WASHINGTON—The Trump administration told the Supreme Court in a new filing that a rule that the director of the Consumer Financial Protection Bureau can only be fired by the president for cause is unconstitutional.
The Consumer Financial Protection Bureau (CFPB) has been a partisan punching bag for some time.
Many Republicans accuse the financial regulator of overreach and have tried to curb its reach. They say former Director Richard Cordray, a Democrat who left his post in late 2017 to unsuccessfully run for Ohio governor in 2018, published far-reaching regulations and imposed overly harsh penalties on firms for allegedly harming consumers.
Democrats, on the other hand, tend to defend the agency, which was created by the Dodd-Frank Wall Street reform law and began operating in 2012. The agency is said to be the brainchild of Sen. Elizabeth Warren (D-Mass.), who is now seeking the Democratic Party’s 2020 presidential nomination.
CFPB official Leandra English attempted to become acting director of the agency after Cordray’s departure, claiming Cordray named her as acting CFPB director and that President Donald Trump didn’t have the authority to appoint an interim replacement.
The standoff was eventually resolved and Office of Management and Budget Director Mick Mulvaney—who is now also acting White House Chief of Staff—came aboard as acting CFPB director. Mulvaney, critics say, substantially weakened the agency. The current director is Kathy Kraninger, who, unlike English, accepts that Trump has the legal authority to fire her if he chooses.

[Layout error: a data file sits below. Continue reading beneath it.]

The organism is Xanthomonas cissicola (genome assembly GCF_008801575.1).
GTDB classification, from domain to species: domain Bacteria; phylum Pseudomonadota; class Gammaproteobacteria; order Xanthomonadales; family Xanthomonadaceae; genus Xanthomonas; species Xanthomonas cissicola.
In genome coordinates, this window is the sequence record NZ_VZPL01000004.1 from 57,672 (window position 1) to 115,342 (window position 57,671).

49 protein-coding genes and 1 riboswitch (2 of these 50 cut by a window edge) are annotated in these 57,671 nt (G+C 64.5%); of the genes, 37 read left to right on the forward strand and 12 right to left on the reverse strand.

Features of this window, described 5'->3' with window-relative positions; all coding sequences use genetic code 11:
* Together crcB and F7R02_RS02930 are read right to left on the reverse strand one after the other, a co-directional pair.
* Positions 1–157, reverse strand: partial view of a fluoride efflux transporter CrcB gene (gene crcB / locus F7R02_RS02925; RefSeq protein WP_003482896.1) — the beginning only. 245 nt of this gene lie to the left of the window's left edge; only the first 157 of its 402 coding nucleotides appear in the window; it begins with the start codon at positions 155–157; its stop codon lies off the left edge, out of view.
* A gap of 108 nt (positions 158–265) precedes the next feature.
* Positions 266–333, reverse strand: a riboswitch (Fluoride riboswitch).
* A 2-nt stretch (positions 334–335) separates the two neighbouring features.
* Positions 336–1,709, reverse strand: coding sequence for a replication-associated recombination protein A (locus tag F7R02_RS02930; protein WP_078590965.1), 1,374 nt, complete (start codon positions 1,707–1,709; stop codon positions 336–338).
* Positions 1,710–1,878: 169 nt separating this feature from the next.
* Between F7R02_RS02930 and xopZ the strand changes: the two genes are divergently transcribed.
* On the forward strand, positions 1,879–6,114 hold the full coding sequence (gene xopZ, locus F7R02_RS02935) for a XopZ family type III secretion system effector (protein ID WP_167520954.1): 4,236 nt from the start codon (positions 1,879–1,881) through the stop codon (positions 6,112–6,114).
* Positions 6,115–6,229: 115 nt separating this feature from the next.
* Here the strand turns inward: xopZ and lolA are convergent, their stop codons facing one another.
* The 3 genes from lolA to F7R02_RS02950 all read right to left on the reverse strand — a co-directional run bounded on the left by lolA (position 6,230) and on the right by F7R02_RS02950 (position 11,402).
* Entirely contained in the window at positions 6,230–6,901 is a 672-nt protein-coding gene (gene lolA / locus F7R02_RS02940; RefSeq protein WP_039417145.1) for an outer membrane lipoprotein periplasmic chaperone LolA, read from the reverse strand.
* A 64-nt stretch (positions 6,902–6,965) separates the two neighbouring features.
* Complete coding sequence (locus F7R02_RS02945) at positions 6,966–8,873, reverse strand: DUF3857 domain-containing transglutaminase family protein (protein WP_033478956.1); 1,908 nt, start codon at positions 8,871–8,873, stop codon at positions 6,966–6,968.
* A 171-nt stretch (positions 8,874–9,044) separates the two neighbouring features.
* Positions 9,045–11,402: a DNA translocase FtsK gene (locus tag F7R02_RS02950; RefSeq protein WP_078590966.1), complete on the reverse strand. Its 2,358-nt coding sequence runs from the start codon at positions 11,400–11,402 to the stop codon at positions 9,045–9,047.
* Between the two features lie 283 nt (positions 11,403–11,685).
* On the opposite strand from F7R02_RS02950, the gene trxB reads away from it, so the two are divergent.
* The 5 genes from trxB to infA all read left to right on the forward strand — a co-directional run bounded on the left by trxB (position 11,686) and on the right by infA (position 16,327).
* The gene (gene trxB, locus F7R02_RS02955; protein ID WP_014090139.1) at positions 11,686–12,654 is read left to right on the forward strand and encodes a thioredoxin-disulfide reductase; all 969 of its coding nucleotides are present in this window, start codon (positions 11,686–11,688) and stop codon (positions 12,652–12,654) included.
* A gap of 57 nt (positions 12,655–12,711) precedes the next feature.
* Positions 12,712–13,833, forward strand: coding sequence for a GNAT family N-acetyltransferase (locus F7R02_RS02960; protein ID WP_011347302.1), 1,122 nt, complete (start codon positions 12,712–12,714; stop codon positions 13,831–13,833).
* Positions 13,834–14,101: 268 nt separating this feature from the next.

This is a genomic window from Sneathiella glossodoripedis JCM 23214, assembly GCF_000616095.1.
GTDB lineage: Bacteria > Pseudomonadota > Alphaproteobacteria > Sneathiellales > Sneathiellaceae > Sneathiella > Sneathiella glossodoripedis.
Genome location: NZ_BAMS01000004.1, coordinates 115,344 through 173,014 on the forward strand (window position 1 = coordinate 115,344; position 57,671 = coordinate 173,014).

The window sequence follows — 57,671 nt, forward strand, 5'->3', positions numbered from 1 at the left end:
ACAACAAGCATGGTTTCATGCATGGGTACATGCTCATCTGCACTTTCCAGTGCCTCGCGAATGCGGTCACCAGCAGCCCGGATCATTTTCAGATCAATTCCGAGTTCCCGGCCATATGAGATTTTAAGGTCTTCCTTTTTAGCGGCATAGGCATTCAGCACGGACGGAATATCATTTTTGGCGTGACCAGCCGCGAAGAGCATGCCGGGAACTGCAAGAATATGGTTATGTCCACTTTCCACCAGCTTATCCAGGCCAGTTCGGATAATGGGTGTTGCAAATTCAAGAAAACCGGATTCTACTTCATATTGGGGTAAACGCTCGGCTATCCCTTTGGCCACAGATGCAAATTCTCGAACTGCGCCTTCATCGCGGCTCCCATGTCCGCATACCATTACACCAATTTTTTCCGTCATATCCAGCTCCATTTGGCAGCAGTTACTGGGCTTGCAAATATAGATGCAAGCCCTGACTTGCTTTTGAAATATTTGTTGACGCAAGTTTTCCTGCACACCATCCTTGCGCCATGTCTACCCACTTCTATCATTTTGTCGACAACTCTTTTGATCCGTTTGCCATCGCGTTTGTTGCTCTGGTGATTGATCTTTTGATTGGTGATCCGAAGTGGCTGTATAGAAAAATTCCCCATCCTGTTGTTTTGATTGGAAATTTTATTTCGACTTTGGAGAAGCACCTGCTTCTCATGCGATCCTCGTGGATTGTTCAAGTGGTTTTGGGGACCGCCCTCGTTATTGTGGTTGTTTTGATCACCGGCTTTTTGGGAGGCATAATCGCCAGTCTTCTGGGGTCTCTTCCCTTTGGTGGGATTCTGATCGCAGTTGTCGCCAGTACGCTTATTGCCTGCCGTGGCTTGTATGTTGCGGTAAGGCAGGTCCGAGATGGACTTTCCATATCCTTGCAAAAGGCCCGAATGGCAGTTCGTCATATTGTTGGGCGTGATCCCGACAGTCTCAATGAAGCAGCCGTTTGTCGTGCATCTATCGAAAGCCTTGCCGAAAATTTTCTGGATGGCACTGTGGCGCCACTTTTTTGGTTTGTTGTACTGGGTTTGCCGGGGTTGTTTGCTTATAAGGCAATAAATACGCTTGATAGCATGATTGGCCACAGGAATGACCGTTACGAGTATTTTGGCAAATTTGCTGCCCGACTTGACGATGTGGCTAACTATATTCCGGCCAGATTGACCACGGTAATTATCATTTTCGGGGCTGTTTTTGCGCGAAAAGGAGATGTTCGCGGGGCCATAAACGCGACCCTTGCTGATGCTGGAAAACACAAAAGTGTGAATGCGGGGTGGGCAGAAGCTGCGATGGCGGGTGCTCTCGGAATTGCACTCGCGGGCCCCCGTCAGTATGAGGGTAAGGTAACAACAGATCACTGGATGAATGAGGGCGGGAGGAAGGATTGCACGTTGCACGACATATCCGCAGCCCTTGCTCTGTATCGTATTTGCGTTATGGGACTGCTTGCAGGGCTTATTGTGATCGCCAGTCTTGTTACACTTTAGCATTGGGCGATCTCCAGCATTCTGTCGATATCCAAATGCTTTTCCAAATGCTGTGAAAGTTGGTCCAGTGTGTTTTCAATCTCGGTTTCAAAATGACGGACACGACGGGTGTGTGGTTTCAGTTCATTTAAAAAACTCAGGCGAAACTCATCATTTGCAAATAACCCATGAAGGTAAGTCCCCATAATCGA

Solicitor General Noel J. Francisco filed a brief Sept. 17 with the Supreme Court in the legal case known as Seila Law LLC v. Consumer Financial Protection Bureau.
“The structure of the Bureau, including the for-cause restriction on the removal of its single director, violates the Constitution’s separation of powers,” the brief states.
Specifically, Francisco asked the court to decide whether “12 U.S.C. 5491(c)(3) violates the separation of powers by prohibiting the President from removing the Director of the Consumer Financial Protection Bureau except for ‘inefficiency, neglect of duty, or malfeasance in office.’”
Critics of the CFPB say that the provision in Dodd-Frank that makes the agency’s director fireable by the president solely for cause has unconstitutionally limited the president’s authority over the executive branch that he was elected to lead. Those who run federal agencies are generally considered to serve “at the pleasure of” the sitting president.
A panel of the U.S. Court of Appeals for the District of Columbia Circuit ruled in 2016 that the structure of the CFPB was unconstitutional. The panel said the director of the agency has broad power with little oversight and that the arrangement “represents a gross departure from settled historical practice” of having multi-member commissions at independent agencies as a check on their power.
“The CFPB is the first of its kind and a historical anomaly,” wrote then-Judge Brett Kavanaugh, who is now an associate justice on the Supreme Court. “In short, when measured in terms of unilateral power, the Director of the CFPB is the single most powerful official in the entire U.S. Government, other than the President. Indeed, within his jurisdiction, the Director of the CFPB can be considered even more powerful than the President.”
The full District of Columbia Circuit overturned the ruling in 2018, finding the president could only terminate the employment of the CFPB director for “inefficiency, neglect of duty, or malfeasance.”
At Vox, analyst Ian Millhiser stated that if the Trump administration’s challenge to the CFPB succeeds, there could be broader ramifications for federal governance.
Trump “could gain the power to fire members of the Federal Reserve board who refuse to inject steroids into the economy while Trump is running for reelection,” he wrote.
“There is a chance — albeit a very small one — that the Supreme Court could strike down the CFPB in its entirety. There’s a somewhat greater chance that the Supreme Court could disallow ‘independent’ agencies in which the leaders of those agencies are protected against removal by the president.”